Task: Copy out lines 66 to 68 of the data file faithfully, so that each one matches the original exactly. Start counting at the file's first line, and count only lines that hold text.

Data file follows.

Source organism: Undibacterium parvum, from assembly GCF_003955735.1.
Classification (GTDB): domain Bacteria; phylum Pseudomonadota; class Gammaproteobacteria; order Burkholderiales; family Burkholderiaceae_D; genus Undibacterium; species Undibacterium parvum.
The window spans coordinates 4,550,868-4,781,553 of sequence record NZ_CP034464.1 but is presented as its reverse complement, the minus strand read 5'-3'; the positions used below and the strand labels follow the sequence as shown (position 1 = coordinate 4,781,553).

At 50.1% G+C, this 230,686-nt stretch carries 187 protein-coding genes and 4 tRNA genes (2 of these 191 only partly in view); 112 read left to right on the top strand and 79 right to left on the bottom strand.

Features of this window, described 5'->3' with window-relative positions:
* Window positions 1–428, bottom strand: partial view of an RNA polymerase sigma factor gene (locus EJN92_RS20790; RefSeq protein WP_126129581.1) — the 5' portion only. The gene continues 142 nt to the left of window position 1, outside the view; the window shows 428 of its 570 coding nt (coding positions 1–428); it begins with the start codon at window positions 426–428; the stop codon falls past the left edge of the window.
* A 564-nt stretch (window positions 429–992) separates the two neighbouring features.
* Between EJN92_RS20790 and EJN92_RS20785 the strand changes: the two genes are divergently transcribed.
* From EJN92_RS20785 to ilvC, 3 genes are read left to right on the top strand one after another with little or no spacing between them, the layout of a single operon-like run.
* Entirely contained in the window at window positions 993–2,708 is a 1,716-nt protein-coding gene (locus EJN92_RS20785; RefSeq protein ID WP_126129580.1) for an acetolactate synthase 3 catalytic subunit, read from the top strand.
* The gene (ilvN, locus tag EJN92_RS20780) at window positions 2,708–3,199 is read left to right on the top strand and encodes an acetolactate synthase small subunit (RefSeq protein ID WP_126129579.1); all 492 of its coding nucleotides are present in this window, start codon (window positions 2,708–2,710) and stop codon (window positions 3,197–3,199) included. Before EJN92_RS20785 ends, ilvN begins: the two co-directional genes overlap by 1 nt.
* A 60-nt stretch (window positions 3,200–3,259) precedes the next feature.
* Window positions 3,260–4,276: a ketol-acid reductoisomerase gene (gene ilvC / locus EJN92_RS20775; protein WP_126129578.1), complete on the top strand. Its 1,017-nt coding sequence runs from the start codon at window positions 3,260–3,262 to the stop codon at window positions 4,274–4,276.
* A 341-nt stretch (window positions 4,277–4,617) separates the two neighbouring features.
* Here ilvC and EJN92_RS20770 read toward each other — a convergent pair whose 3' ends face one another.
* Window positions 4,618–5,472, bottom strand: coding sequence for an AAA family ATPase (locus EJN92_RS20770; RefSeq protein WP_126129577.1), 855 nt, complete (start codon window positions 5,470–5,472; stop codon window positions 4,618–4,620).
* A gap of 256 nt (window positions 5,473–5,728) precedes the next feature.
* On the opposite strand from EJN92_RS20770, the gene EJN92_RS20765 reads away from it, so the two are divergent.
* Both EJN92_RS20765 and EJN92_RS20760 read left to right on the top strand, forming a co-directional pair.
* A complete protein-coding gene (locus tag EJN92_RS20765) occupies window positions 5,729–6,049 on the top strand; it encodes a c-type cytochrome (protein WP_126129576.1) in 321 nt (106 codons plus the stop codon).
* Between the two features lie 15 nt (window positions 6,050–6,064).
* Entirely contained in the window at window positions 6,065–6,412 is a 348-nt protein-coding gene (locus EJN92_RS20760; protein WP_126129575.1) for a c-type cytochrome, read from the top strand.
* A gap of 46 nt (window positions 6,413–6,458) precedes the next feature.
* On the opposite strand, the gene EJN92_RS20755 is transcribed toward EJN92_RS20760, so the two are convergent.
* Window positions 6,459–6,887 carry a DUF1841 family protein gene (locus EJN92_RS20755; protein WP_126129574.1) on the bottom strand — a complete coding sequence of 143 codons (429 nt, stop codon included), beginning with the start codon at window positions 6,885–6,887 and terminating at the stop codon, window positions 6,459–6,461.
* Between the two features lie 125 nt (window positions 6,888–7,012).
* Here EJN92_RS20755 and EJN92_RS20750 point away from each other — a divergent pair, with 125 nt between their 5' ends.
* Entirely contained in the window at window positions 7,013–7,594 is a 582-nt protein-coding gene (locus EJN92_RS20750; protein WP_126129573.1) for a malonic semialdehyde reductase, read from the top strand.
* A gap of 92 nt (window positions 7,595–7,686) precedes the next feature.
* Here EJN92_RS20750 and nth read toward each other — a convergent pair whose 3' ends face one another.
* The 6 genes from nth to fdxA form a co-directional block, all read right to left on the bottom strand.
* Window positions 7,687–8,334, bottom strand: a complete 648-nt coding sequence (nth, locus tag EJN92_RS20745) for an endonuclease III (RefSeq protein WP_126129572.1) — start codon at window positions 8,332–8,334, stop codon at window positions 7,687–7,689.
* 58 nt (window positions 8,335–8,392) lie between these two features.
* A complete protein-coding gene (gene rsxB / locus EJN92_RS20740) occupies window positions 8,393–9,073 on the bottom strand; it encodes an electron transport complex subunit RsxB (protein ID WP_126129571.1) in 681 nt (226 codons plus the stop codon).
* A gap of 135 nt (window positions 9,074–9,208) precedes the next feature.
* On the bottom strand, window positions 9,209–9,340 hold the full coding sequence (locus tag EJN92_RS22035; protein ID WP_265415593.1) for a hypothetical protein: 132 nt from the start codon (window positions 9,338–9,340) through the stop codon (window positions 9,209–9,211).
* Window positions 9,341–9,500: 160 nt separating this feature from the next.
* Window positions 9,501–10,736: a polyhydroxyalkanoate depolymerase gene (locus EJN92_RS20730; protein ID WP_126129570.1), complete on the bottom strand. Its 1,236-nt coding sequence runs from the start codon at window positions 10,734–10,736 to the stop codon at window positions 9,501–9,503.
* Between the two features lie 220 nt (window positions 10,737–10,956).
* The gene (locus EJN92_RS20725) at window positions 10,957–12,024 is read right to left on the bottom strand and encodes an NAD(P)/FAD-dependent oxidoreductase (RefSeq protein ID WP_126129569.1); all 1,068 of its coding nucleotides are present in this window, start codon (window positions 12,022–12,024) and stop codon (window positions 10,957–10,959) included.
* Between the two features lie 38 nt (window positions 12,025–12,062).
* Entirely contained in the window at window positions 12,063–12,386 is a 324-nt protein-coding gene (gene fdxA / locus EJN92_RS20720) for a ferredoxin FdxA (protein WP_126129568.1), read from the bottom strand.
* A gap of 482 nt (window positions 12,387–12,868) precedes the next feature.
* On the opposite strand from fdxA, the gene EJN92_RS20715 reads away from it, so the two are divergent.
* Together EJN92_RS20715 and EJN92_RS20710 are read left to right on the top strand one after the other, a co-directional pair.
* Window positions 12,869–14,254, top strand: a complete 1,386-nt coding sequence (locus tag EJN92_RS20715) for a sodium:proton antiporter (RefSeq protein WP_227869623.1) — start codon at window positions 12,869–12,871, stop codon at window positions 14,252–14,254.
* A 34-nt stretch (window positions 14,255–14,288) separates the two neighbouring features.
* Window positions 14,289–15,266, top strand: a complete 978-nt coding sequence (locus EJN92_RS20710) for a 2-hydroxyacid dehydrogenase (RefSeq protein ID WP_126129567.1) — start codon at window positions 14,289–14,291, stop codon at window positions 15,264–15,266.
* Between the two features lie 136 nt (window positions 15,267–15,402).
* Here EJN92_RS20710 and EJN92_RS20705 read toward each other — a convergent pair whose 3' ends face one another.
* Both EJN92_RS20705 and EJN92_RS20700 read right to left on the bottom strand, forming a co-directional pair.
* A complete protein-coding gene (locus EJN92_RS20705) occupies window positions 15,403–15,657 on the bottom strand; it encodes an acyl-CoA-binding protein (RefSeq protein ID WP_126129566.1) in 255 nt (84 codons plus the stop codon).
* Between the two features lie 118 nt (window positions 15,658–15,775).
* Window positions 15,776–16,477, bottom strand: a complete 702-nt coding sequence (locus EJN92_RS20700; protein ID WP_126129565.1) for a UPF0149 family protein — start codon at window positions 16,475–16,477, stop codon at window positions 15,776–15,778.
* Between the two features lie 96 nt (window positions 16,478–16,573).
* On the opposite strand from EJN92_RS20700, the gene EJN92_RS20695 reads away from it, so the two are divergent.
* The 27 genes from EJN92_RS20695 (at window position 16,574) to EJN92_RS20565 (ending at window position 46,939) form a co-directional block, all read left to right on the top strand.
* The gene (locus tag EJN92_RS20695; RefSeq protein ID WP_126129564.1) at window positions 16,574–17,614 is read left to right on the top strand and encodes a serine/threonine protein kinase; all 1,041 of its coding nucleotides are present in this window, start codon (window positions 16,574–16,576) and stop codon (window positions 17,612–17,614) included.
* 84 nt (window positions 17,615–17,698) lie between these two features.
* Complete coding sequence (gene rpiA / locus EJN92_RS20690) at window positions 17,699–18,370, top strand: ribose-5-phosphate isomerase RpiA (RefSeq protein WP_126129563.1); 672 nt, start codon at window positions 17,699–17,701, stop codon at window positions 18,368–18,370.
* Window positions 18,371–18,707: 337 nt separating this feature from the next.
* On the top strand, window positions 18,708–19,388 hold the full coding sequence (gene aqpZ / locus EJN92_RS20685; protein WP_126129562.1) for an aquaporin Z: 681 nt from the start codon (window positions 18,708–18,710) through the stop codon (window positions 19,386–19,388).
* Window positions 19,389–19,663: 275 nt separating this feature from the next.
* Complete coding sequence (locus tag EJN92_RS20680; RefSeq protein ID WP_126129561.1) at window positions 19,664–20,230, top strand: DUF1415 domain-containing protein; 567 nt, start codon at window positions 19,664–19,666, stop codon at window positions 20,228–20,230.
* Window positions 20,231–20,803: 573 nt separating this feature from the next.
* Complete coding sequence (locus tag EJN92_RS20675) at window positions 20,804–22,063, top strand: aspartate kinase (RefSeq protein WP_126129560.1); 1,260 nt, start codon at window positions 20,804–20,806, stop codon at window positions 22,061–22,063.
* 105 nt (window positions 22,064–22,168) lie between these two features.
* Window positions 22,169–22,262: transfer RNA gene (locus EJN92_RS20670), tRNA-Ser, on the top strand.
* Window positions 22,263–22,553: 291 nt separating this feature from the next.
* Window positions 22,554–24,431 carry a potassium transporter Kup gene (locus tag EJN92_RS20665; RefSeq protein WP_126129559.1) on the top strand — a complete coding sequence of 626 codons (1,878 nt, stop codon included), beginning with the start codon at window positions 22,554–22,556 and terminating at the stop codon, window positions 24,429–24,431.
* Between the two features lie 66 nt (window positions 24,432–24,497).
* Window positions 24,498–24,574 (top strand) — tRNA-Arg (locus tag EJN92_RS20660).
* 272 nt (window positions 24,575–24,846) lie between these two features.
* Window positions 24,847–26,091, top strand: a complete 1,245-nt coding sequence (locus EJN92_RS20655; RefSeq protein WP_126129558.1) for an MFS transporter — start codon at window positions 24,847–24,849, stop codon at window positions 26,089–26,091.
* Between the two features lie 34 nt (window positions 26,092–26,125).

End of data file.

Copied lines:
* Complete coding sequence (locus tag EJN92_RS20675) at window positions 20,804–22,063, top strand: aspartate kinase (RefSeq protein WP_126129560.1); 1,260 nt, start codon at window positions 20,804–20,806, stop codon at window positions 22,061–22,063.
* 105 nt (window positions 22,064–22,168) lie between these two features.
* Window positions 22,169–22,262: transfer RNA gene (locus EJN92_RS20670), tRNA-Ser, on the top strand.